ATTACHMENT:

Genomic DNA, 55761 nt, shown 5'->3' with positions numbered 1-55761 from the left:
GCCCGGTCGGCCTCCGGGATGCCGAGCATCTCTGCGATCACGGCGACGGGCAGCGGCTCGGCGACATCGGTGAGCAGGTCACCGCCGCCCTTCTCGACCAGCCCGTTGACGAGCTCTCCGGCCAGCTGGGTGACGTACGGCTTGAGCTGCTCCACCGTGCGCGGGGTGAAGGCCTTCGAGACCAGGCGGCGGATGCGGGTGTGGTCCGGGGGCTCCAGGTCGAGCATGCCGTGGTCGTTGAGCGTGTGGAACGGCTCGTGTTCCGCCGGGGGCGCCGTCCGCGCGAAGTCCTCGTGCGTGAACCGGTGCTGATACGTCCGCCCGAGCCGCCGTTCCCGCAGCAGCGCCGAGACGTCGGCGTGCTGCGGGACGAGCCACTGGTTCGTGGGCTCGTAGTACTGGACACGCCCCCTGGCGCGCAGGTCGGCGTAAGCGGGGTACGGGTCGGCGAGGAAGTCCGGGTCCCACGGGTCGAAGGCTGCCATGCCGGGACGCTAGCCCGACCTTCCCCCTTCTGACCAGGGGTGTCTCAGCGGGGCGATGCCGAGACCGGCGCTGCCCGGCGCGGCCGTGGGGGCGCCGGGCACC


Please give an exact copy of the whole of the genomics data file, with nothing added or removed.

Genomic DNA, 55761 nt, shown 5'->3' with positions numbered 1-55761 from the left:
GCCCGGTCGGCCTCCGGGATGCCGAGCATCTCTGCGATCACGGCGACGGGCAGCGGCTCGGCGACATCGGTGAGCAGGTCACCGCCGCCCTTCTCGACCAGCCCGTTGACGAGCTCTCCGGCCAGCTGGGTGACGTACGGCTTGAGCTGCTCCACCGTGCGCGGGGTGAAGGCCTTCGAGACCAGGCGGCGGATGCGGGTGTGGTCCGGGGGCTCCAGGTCGAGCATGCCGTGGTCGTTGAGCGTGTGGAACGGCTCGTGTTCCGCCGGGGGCGCCGTCCGCGCGAAGTCCTCGTGCGTGAACCGGTGCTGATACGTCCGCCCGAGCCGCCGTTCCCGCAGCAGCGCCGAGACGTCGGCGTGCTGCGGGACGAGCCACTGGTTCGTGGGCTCGTAGTACTGGACACGCCCCCTGGCGCGCAGGTCGGCGTAAGCGGGGTACGGGTCGGCGAGGAAGTCCGGGTCCCACGGGTCGAAGGCTGCCATGCCGGGACGCTAGCCCGACCTTCCCCCTTCTGACCAGGGGTGTCTCAGCGGGGCGATGCCGAGACCGGCGCTGCCCGGCGCGGCCGTGGGGGCGCCGGGCACC